do as I do; this is a point of capital importance. You will take a bath to-morrow. I will show you."
Then Madame took me to her room, showed me her closets, her hangings, the place for everything, familiarized me with the service, all the time making remarks that seemed to me queer and not natural.
"Now," said she, " let us go to M. Xavier's room. That, too, will be in your charge. M. Xavier is my son, Mary."
"Very well, Madame."
M. Xavier's room was situated at the other end of the vast apartment. A coquettish room, hung in blue cloth with yellow trimmings. On the walls colored English engravings representing hunting and racing scenes, teams, châteaux. A cane- holder stood in front of a panel, — a real panoply of canes, with a hunting-horn in the middle, flanked by two mail-coach trumpets crossed. On the mantel, among many bibelots, cigar-boxes, and pipes, a photograph of a pretty boy, very young and still beardless, with the insolent face of a precocious dude and the uncertain grace of a girl, — the whole producing an effect that pleased me.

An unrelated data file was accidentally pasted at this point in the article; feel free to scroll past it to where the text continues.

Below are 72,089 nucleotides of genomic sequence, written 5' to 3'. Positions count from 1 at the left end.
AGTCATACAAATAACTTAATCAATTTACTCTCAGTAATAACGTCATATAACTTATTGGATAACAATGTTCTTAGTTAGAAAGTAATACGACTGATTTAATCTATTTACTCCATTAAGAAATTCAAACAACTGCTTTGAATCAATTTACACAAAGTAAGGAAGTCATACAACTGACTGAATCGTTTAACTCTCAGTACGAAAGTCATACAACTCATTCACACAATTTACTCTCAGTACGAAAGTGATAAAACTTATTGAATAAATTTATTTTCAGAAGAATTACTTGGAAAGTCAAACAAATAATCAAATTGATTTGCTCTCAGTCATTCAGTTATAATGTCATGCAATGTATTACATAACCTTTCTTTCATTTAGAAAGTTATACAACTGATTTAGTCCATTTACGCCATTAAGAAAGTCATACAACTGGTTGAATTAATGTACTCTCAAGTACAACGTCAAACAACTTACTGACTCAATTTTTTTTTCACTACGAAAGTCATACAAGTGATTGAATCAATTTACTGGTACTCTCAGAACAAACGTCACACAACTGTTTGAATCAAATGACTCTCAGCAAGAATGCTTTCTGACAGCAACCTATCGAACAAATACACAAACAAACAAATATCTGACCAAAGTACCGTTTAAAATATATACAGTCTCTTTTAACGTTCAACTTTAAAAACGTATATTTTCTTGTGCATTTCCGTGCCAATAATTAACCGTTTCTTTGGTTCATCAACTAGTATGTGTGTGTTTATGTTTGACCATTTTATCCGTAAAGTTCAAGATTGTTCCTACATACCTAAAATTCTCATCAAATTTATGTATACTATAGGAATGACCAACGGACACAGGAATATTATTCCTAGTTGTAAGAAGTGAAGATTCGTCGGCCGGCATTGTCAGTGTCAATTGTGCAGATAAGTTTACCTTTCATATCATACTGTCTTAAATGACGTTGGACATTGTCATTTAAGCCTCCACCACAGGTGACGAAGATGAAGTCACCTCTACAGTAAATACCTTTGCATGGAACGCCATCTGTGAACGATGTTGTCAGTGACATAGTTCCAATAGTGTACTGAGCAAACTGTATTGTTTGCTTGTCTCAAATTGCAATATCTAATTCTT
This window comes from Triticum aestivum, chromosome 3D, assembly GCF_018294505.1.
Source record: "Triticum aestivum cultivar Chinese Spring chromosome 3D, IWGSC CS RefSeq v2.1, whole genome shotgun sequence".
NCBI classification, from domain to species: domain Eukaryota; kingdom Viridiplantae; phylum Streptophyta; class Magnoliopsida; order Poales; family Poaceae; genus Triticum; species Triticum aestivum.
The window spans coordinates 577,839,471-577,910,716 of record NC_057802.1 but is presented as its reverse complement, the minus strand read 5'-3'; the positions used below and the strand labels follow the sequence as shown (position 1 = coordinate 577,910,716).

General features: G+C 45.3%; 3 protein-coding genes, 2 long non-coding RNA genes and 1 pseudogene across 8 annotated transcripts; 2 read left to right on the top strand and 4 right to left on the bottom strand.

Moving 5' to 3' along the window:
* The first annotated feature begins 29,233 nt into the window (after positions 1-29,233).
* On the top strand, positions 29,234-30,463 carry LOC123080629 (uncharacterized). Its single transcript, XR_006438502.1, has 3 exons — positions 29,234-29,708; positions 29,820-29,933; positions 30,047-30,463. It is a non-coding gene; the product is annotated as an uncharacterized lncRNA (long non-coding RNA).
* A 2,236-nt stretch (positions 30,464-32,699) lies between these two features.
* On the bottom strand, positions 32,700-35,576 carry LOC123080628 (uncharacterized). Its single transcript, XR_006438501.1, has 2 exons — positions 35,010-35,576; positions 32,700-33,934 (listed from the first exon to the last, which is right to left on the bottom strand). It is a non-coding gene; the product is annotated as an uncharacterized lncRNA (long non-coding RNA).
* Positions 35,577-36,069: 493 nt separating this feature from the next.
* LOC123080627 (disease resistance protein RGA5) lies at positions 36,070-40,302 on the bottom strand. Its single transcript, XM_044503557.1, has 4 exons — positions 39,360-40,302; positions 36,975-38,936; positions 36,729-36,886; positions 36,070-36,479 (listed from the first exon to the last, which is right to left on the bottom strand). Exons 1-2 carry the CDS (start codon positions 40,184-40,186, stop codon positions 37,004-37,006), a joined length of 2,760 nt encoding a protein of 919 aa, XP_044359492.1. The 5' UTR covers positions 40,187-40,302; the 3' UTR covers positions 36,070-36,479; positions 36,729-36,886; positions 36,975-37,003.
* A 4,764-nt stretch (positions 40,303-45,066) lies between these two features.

"That is M. Xavier," said Madame.
I could not help exclaiming, undoubtedly with too much warmth:
"Oh! what a handsome boy!"